Harold Pinter | Criticism

This literature criticism consists of approximately 16 pages of analysis & critique of Harold Pinter.
This section contains 4,448 words
(approx. 15 pages at 300 words per page)
Buy the Critical Essay by Roger Copeland

SOURCE: Copeland, Roger. “A Room of His Own.” American Theatre 18, no. 8 (October 2001): 23-6, 130-33.

In the following essay, Copeland asserts that the time has come for a major reevaluation of Pinter's career and of his legacy to British theater.

The essential ingredients rarely change: A room, a safe enclosed space of some sort. Characters who feel not only secure, but “at home” in that space. An unexpected visitor whose very presence evokes a sense of dread, of inexplicable threat—a fear that seems at first, unfounded, even paranoid. Then … almost imperceptibly, an “invasion” begins; and the boundaries between inside/outside, familiar/unfamiliar, safe/unsafe, self/other begin to blur.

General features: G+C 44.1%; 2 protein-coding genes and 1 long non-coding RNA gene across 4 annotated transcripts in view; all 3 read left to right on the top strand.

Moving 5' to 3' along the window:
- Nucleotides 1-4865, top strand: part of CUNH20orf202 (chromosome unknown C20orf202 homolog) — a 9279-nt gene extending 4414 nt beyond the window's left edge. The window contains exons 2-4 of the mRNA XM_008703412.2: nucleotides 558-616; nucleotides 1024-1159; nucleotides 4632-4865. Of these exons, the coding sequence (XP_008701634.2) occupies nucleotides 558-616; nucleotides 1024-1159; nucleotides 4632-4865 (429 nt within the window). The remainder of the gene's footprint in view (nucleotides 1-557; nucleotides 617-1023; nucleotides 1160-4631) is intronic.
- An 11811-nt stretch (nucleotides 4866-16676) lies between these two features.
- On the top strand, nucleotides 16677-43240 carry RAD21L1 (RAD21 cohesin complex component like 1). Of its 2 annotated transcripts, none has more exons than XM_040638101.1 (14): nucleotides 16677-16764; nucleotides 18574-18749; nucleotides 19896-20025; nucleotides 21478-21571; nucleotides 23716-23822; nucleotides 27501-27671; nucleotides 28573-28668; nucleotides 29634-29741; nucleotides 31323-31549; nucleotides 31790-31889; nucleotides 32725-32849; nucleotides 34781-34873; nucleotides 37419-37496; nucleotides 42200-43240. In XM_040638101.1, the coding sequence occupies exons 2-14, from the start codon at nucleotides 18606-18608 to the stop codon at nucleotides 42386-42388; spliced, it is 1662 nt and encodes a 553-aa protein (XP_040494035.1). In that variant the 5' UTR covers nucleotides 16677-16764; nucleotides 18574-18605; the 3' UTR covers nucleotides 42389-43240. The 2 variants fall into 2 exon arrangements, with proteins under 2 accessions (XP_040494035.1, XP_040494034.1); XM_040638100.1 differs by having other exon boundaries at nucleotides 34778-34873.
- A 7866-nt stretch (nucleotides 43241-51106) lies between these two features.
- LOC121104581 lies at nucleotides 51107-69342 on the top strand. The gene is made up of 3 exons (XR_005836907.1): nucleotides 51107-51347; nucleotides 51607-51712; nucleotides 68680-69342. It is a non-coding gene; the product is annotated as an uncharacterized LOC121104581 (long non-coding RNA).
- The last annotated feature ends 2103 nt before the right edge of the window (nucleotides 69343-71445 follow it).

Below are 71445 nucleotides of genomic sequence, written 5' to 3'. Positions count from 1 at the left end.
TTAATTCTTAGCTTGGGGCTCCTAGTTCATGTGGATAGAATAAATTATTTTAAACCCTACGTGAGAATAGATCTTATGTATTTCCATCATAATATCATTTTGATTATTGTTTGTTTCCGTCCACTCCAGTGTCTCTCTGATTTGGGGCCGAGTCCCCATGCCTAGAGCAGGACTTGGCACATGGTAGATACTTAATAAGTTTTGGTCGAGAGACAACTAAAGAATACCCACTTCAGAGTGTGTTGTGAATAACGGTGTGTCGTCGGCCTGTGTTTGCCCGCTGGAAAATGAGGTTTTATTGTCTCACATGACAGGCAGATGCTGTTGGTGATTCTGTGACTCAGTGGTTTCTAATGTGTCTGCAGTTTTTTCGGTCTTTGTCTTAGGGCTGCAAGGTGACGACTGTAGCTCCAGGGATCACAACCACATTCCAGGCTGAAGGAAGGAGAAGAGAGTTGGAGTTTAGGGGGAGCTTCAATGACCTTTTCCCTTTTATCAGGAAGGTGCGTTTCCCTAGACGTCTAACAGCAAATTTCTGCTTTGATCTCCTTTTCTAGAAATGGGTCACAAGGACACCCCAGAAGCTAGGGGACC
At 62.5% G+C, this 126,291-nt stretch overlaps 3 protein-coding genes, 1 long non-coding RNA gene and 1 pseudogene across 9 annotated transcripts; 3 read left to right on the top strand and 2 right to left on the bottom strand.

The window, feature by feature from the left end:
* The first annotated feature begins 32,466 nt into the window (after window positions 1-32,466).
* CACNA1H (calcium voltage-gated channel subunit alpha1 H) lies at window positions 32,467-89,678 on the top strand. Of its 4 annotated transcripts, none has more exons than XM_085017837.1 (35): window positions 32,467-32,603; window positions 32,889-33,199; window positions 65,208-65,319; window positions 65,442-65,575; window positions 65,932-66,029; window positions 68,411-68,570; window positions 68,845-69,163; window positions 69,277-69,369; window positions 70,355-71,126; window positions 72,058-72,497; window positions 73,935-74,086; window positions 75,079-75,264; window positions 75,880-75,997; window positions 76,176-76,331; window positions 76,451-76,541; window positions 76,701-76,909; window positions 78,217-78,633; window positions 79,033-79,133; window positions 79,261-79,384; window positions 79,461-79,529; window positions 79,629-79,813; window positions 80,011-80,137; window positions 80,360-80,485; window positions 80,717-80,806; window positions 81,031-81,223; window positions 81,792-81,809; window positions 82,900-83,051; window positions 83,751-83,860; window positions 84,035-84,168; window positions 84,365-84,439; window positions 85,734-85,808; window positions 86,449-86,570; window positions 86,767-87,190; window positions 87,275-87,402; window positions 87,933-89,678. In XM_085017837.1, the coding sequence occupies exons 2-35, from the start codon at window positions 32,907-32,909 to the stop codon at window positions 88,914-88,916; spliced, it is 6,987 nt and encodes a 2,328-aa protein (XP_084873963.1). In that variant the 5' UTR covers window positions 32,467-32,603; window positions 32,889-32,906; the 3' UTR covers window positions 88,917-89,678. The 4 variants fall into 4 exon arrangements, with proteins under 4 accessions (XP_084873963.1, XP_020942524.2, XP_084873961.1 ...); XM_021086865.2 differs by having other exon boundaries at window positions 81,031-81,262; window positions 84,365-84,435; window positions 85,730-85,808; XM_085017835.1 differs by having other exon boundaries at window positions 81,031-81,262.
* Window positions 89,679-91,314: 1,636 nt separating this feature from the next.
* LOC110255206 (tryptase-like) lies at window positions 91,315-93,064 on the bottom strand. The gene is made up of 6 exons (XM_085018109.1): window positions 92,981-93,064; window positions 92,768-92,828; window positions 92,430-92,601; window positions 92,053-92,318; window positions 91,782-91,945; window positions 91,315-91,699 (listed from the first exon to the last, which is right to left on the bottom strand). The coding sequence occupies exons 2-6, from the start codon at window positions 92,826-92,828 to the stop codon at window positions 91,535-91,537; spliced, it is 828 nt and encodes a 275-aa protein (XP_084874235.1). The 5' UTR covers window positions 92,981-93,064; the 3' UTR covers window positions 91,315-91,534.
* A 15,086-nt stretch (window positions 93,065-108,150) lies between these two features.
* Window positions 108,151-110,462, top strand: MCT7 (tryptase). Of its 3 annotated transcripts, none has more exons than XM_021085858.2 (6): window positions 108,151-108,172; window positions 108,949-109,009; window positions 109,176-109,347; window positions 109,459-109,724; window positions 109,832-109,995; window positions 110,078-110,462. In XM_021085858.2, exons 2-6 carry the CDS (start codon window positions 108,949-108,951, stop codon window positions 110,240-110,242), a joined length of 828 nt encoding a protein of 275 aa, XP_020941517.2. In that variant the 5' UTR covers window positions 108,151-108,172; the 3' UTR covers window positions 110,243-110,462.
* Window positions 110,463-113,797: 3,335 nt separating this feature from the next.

Eventually, territory changes hands and roles are reversed. The battlefield may be domestic, but the tactical maneuvers are as complicated as any military scenario ever studied at West Point. And no matter how violent or unsettling the outcome, language...

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This section contains 4,448 words
(approx. 15 pages at 300 words per page)
Buy the Critical Essay by Roger Copeland
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Critical Essay by Roger Copeland from Gale. ©2005-2006 Thomson Gale, a part of the Thomson Corporation. All rights reserved.
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